Pluto TV Adds Altice USA’s ‘News12 New York’ Channel

ViacomCBS’s ad-supported Pluto TV streaming platform is upping its live news content for viewers living in New York, New Jersey and Connecticut — and nationwide.

“News12 New York,” the daily regional news digital network owned by cabler Altice USA, is available for free across all devices and platforms that carry Pluto TV. The network features the latest in local news, top stories, events, community updates and more from across the region.

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The network adds to Pluto TV’s growing lineup of news channels, which already includes Altice’s Cheddar News among many others.

“Now, more viewers than ever will be able to tune in to News12’s award-winning content from across the country through Pluto TV’s extensive user base,” said Kristin Malaspina, SVP of marketing and partnerships for Altice News.

Amy Kuessner, SVP of content strategy and global partnerships for ViacomCBS Streaming, said hyperlocal news is an important part of every community, and the partnership would provide Pluto TV’s tri-state viewers free easy access.

“We are proud to continue to expand our local news offerings on Pluto TV with the addition of News12 New York,” Kuessner said.

Altice USA Bows 4K Streaming Device for Broadband-Only Cable TV Subs

Borrowing a page from Roku, Altice USA has launched a new standalone 4K streaming device available to its broadband-only subscribers, dubbed “Optimum Stream” and “Suddenlink Stream,” respectively.

Powered by Android TV OS, the “Stream” device offers broadband-only subs access to a wide variety of video content, including thousands of apps and streaming services on Google Play and over 50 free live streaming channels.

The new streaming device is available for free to Optimum and Suddenlink broadband-only subs who select 1 Gig service or the highest broadband speed available in their service area. It is available to all other Optimum and Suddenlink broadband-only customers for $5 monthly surcharge.

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“As more consumers turn to streaming content for their entertainment needs, we are pleased to introduce Stream,” chief operating officer Hakim Boubazine said in a statement.

Subs will have direct access to preselected apps such as Netflix, Amazon Prime Video, Disney+, HBO Max, Peacock, and Discovery+. Other apps available to download on Google Play Store. Video can be streamed in 4K HDR and Dolby Vision depending on the user’s television. The Stream device offers voice search across live streaming TV and apps.

In addition to third-party SVOD platforms, Stream offers access to more than 50 free (ad-supported) live streaming channels, including live news from News 12, i24NEWS and Cheddar News, children’s entertainment from Kabillion, lifestyle entertainment from Bon Appetit, Wired and Reelz, among others.

Altice USA Softens Q3 Pay-TV Subscriber Losses

Cable operator Altice USA reported third-quarter (ended Sept. 30) pay-TV subscriber losses of 28,000, which was more than 15% improvement from 33,000 subs lost in the previous-year period.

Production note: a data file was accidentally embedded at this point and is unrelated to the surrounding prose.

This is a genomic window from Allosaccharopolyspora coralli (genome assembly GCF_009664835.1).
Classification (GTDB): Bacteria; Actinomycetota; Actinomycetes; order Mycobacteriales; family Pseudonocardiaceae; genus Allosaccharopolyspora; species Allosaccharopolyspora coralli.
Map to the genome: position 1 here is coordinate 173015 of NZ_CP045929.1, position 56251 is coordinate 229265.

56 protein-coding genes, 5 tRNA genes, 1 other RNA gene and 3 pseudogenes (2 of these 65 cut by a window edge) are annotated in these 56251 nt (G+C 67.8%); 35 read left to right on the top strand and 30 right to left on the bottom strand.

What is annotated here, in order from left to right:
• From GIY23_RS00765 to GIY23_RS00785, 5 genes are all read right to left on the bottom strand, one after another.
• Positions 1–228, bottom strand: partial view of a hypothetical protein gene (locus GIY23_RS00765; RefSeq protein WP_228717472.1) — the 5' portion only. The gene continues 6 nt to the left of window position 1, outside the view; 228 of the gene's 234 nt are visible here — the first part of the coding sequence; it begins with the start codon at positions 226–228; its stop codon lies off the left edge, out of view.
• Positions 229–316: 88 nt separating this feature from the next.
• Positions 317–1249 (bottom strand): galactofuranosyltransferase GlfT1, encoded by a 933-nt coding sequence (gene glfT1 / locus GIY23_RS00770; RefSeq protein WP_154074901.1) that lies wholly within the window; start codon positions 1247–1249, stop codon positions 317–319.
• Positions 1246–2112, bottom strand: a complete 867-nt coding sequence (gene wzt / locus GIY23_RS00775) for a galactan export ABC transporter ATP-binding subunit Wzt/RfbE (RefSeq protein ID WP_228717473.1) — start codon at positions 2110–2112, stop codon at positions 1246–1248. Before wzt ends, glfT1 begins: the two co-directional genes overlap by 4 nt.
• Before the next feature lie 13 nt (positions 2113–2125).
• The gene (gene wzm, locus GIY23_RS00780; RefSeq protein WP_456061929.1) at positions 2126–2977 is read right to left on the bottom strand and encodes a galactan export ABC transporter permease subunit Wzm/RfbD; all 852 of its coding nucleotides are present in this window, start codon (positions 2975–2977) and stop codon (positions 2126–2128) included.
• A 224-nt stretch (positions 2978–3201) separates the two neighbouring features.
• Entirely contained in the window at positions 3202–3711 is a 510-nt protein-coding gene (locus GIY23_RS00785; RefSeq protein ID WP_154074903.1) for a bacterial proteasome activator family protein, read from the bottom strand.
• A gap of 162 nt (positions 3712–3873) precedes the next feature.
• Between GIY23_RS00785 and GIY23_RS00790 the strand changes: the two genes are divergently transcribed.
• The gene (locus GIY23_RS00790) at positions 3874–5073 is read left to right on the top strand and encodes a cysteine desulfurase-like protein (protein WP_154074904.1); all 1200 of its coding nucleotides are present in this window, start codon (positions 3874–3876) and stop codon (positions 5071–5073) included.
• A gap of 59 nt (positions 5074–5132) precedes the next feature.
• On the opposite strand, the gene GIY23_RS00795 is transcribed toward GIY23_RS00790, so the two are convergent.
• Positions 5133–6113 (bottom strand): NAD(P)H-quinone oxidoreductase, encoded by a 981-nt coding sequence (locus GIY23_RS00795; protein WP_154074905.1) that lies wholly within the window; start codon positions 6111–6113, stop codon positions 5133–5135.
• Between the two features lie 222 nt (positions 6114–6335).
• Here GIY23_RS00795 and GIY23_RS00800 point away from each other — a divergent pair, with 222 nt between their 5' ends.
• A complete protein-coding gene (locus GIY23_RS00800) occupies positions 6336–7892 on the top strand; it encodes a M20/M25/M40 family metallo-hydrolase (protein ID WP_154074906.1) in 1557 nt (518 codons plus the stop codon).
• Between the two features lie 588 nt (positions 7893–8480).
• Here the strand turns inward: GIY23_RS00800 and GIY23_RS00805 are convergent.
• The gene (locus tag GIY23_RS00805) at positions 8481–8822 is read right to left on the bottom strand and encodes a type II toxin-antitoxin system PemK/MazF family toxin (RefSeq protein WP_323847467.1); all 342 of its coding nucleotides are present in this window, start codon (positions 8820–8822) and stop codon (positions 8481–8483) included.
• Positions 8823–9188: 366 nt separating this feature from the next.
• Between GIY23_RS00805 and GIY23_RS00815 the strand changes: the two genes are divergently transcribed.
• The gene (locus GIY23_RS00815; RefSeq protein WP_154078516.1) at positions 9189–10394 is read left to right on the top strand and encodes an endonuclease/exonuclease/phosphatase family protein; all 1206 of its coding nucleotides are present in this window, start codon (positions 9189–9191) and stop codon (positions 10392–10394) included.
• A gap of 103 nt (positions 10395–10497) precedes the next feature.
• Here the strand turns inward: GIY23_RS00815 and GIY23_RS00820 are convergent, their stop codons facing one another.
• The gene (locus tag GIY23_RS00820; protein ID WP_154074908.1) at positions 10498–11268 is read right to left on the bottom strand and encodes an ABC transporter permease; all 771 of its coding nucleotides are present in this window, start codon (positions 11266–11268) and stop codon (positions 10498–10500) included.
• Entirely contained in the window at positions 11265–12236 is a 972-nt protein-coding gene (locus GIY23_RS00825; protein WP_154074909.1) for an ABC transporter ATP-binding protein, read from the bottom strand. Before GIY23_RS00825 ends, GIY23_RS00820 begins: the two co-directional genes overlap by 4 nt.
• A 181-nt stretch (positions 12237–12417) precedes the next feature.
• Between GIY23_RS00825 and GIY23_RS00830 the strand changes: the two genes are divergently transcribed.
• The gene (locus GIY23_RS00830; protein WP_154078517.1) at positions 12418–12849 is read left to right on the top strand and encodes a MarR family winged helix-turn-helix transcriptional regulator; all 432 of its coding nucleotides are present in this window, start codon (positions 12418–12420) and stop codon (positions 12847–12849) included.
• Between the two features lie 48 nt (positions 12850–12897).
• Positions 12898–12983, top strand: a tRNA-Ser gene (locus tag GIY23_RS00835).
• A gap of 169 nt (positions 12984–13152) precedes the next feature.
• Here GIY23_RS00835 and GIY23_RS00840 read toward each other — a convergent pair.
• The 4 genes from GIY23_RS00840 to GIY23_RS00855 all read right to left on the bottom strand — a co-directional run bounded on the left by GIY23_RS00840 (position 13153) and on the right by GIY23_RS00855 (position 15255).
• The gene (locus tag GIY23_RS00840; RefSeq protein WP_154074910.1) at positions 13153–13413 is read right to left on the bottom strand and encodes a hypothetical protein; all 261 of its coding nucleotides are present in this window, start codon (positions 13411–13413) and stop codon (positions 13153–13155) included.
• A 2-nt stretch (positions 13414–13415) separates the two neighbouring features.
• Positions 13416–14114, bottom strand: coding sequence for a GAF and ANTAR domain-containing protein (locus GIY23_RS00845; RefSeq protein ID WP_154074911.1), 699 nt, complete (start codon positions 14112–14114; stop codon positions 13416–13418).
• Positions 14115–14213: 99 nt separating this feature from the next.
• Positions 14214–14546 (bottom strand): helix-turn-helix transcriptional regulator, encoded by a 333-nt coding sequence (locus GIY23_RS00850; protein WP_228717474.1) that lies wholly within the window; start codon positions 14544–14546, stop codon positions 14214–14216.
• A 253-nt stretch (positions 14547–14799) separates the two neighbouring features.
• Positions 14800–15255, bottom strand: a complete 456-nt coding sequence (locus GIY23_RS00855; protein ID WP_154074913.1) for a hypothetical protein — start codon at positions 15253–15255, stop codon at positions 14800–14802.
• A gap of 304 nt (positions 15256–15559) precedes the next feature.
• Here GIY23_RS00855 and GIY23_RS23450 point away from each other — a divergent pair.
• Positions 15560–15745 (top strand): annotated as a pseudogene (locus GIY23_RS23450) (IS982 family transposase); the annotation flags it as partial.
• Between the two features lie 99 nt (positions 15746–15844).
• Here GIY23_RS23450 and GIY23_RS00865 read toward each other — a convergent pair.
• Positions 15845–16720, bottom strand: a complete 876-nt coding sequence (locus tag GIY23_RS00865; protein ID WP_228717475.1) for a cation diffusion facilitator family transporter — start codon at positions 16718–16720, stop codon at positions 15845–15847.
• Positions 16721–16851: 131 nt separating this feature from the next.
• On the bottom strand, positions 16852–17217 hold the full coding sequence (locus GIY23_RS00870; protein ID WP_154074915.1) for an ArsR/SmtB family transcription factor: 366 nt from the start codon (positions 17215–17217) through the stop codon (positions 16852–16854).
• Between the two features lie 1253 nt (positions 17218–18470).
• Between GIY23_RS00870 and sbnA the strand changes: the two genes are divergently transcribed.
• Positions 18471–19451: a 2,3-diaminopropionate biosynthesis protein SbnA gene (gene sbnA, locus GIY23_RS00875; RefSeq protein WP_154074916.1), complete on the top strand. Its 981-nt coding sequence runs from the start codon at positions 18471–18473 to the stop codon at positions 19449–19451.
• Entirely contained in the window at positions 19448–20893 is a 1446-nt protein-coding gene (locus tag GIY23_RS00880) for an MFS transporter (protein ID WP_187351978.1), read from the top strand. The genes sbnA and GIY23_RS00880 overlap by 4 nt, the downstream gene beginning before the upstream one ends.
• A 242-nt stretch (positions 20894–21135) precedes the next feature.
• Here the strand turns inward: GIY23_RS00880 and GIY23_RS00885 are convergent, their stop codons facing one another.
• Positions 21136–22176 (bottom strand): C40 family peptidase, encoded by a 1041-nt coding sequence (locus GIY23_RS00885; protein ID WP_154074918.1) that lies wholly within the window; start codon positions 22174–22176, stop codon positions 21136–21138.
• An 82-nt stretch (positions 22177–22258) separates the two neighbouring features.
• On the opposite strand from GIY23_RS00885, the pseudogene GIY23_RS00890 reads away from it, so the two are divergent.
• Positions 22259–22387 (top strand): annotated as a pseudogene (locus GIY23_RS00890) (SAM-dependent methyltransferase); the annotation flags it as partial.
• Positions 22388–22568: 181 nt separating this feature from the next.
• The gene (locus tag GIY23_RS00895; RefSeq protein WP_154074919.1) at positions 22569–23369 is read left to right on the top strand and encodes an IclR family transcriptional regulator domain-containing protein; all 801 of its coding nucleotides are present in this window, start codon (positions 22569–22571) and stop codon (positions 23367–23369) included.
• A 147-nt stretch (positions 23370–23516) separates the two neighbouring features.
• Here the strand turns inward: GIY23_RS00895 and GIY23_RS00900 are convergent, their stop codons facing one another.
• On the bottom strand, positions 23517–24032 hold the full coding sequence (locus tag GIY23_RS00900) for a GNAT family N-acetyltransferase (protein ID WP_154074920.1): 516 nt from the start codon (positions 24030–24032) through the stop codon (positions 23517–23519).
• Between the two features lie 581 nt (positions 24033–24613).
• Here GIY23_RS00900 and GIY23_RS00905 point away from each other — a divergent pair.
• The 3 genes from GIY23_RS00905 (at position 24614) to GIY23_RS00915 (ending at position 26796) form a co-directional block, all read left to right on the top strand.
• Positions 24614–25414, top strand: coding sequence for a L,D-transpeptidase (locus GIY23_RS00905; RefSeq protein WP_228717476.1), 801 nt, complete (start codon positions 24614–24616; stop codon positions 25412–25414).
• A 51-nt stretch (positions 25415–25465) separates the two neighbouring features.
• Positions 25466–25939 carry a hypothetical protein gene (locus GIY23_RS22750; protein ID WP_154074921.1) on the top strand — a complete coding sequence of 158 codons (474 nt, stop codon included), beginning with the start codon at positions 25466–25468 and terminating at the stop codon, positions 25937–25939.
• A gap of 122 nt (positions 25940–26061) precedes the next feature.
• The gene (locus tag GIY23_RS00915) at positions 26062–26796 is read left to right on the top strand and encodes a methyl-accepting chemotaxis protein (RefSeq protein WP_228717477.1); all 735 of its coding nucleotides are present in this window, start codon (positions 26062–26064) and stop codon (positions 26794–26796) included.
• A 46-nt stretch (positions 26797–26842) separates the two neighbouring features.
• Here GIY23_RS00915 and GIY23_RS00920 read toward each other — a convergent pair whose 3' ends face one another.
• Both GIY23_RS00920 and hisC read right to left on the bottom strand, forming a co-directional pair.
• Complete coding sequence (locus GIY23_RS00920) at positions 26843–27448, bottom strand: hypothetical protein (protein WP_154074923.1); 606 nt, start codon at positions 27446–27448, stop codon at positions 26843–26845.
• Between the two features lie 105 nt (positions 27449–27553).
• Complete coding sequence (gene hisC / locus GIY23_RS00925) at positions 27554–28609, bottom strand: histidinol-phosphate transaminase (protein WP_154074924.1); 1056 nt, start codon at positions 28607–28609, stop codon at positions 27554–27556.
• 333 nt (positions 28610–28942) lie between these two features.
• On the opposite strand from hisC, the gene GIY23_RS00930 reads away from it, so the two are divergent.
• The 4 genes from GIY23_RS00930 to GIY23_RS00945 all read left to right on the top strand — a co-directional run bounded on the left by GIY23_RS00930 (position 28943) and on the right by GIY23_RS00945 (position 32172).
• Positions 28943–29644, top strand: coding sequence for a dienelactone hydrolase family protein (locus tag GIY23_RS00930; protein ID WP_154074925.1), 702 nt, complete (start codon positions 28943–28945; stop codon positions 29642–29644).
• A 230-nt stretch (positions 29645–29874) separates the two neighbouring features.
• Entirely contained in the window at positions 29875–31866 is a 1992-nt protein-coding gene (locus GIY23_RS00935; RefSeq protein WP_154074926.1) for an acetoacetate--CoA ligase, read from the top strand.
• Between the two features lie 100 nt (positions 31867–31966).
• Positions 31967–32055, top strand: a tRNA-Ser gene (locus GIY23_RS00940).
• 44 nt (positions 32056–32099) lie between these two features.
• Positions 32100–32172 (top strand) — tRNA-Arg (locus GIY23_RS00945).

New York-based Altice USA, which was created as a separate entity following the 2016 acquisition of Suddenlink and Cablevision by Netherlands-based multinational telecom Altice, attributed the improvement to few sub losses (7,000) at Suddenlink than in the prior-year period (14,000).

Suddenlink ended period with 1.01 million pay-TV subs compared to nearly 1.05 million during the previous-year period. Cablevision ended with 2.3 million from 2.38 million.

Overall net income topped $33.7 million on revenue of $1.05 billion, compared to a loss of $192 million and $1.07 billion last year.




Netflix Clarifies Subscriber Growth Projections

Coming off a record fiscal third quarter in subscriber growth, Netflix is again sitting pretty atop the global subscription streaming video market with 137 million subs, including 130 million paid.

In the Oct. 16 fiscal interview webcast, co-founder/CEO Reed Hastings reiterated that the platform – going forward – would focus projections on paid subscribers rather than including new subscribers engaged in free trial service.

“We’re getting a little better on the forecasting in particular the evolution to paid net ads,” Hastings said.“So, I think by focusing going forward on paid, we’ll be able to be a little more accurate and focused on the fundamentals.”

The return to “fundamentals” underscores Netflix’s concern about the market’s backlash in the previous fiscal quarter when the service failed to meet Wall Street and its own subscriber growth projections – estimates that included free trials.

“If you look at that paid net ad growth, you can actually see how remarkably steady [we are],” Hastings said.

To sustain subscriber growth in the mature domestic market, Netflix is streamlining growth projections and focusing on bundling the service with pay-TV operators and mobile phone services, including recent deals with T-Mobile and Altice USA.

“There’s still pockets of consumers who – it’s harder for them to get the activation energy to go directly to the website and sign up, but if we can put … a call to action and bundle that the subscription as part of their pay-TV offering or the mobile offering, they can then get right into the service,” said chief product officer Greg Peters.

Globally, Netflix’s sub growth projections remain relatively unlimited for the near future. Much of that due to the service’s burgeoning presence in India – a country with more than 300 million mobile phone subscriptions.

“A couple hundred million people watching content through the Internet in India is a really exciting idea,” said CCO Ted Sarandos.